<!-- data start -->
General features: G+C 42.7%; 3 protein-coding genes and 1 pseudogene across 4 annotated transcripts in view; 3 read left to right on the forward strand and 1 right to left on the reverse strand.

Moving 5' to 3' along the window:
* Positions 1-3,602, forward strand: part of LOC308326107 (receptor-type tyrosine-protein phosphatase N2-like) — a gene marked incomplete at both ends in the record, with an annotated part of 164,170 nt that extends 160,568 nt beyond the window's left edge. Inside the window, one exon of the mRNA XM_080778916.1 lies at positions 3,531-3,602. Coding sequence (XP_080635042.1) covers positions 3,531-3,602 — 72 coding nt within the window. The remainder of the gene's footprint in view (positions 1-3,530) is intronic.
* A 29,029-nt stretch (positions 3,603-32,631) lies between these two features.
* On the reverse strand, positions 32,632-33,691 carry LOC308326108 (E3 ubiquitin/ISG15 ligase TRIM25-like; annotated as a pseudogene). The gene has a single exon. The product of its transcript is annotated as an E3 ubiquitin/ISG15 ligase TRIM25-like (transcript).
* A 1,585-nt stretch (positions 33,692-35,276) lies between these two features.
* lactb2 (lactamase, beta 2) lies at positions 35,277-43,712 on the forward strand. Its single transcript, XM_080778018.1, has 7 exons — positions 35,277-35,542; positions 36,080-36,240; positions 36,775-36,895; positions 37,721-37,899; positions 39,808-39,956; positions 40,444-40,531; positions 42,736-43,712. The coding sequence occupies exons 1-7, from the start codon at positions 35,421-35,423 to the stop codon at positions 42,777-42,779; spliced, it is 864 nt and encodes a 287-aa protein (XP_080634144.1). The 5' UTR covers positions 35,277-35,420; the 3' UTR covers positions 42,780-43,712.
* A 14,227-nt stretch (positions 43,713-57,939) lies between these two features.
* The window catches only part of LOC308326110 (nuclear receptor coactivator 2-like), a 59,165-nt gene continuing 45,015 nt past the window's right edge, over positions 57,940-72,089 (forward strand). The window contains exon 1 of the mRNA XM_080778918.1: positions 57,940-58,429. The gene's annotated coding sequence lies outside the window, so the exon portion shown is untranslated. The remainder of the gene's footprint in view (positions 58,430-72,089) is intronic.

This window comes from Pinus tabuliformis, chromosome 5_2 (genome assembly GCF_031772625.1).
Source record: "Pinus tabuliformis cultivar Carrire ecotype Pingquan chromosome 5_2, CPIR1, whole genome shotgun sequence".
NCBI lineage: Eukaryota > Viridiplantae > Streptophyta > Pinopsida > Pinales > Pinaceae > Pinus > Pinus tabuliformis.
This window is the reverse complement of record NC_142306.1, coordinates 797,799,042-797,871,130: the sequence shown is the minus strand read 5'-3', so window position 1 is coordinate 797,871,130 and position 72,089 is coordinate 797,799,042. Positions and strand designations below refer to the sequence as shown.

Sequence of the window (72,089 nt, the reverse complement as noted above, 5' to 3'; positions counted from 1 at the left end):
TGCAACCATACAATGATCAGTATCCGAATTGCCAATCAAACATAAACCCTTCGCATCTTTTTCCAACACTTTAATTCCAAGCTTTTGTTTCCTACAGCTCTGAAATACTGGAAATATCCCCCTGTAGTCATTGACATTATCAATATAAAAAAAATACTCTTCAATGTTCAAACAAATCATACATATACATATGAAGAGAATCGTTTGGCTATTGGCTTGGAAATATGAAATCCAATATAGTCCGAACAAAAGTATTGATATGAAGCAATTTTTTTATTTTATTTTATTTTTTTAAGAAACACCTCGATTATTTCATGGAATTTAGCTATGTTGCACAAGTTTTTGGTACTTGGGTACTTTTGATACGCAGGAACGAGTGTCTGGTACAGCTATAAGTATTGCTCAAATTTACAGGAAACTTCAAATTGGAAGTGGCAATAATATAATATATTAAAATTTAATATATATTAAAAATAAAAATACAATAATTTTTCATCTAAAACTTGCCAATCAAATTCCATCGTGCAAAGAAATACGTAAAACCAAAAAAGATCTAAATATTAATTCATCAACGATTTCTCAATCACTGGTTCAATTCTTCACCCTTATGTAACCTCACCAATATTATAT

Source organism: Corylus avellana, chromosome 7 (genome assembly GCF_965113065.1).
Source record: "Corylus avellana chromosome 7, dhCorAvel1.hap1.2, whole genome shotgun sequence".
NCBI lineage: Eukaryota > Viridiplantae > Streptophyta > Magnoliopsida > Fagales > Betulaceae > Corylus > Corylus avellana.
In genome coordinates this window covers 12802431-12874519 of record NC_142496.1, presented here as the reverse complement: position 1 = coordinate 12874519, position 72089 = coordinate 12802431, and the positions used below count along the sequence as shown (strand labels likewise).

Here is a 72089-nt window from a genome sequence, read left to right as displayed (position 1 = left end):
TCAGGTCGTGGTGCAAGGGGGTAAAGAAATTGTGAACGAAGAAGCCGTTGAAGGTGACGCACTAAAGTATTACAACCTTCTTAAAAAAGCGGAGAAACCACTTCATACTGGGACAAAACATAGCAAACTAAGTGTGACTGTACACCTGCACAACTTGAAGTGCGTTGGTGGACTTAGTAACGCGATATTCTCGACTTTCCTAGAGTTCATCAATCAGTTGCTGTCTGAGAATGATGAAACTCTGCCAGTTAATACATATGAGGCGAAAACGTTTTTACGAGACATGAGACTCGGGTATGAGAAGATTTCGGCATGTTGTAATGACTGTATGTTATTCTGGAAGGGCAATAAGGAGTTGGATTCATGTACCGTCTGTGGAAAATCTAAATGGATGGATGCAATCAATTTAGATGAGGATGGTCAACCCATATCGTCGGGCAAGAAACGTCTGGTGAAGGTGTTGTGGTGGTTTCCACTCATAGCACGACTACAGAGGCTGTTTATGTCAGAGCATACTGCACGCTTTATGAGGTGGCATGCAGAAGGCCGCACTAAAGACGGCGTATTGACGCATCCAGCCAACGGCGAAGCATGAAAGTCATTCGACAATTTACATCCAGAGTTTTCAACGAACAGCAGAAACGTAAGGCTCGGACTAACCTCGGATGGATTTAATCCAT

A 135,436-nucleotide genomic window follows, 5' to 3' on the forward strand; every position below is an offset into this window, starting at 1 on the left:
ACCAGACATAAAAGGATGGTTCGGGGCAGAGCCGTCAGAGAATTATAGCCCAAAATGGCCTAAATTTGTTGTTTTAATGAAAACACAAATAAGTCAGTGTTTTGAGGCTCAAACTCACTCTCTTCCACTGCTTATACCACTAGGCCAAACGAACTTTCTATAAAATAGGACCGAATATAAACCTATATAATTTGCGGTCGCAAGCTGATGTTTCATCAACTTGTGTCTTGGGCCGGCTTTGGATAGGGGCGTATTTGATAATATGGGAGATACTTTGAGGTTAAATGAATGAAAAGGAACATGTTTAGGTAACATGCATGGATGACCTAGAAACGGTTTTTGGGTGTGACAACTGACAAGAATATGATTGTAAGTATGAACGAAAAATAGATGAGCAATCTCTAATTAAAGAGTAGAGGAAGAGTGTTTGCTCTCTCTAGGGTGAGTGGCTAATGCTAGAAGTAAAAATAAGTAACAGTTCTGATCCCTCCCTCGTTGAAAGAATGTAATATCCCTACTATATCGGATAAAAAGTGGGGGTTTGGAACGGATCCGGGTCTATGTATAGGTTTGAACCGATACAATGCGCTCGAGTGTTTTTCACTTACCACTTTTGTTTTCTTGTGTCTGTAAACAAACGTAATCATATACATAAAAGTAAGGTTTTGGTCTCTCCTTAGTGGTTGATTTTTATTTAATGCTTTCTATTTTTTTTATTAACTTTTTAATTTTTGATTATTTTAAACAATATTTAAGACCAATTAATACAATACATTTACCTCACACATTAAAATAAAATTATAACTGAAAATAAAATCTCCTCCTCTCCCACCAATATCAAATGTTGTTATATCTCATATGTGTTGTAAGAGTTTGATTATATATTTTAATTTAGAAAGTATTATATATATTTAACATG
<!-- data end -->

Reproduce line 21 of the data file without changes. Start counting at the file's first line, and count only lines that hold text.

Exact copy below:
TCAGGTCGTGGTGCAAGGGGGTAAAGAAATTGTGAACGAAGAAGCCGTTGAAGGTGACGCACTAAAGTATTACAACCTTCTTAAAAAAGCGGAGAAACCACTTCATACTGGGACAAAACATAGCAAACTAAGTGTGACTGTACACCTGCACAACTTGAAGTGCGTTGGTGGACTTAGTAACGCGATATTCTCGACTTTCCTAGAGTTCATCAATCAGTTGCTGTCTGAGAATGATGAAACTCTGCCAGTTAATACATATGAGGCGAAAACGTTTTTACGAGACATGAGACTCGGGTATGAGAAGATTTCGGCATGTTGTAATGACTGTATGTTATTCTGGAAGGGCAATAAGGAGTTGGATTCATGTACCGTCTGTGGAAAATCTAAATGGATGGATGCAATCAATTTAGATGAGGATGGTCAACCCATATCGTCGGGCAAGAAACGTCTGGTGAAGGTGTTGTGGTGGTTTCCACTCATAGCACGACTACAGAGGCTGTTTATGTCAGAGCATACTGCACGCTTTATGAGGTGGCATGCAGAAGGCCGCACTAAAGACGGCGTATTGACGCATCCAGCCAACGGCGAAGCATGAAAGTCATTCGACAATTTACATCCAGAGTTTTCAACGAACAGCAGAAACGTAAGGCTCGGACTAACCTCGGATGGATTTAATCCAT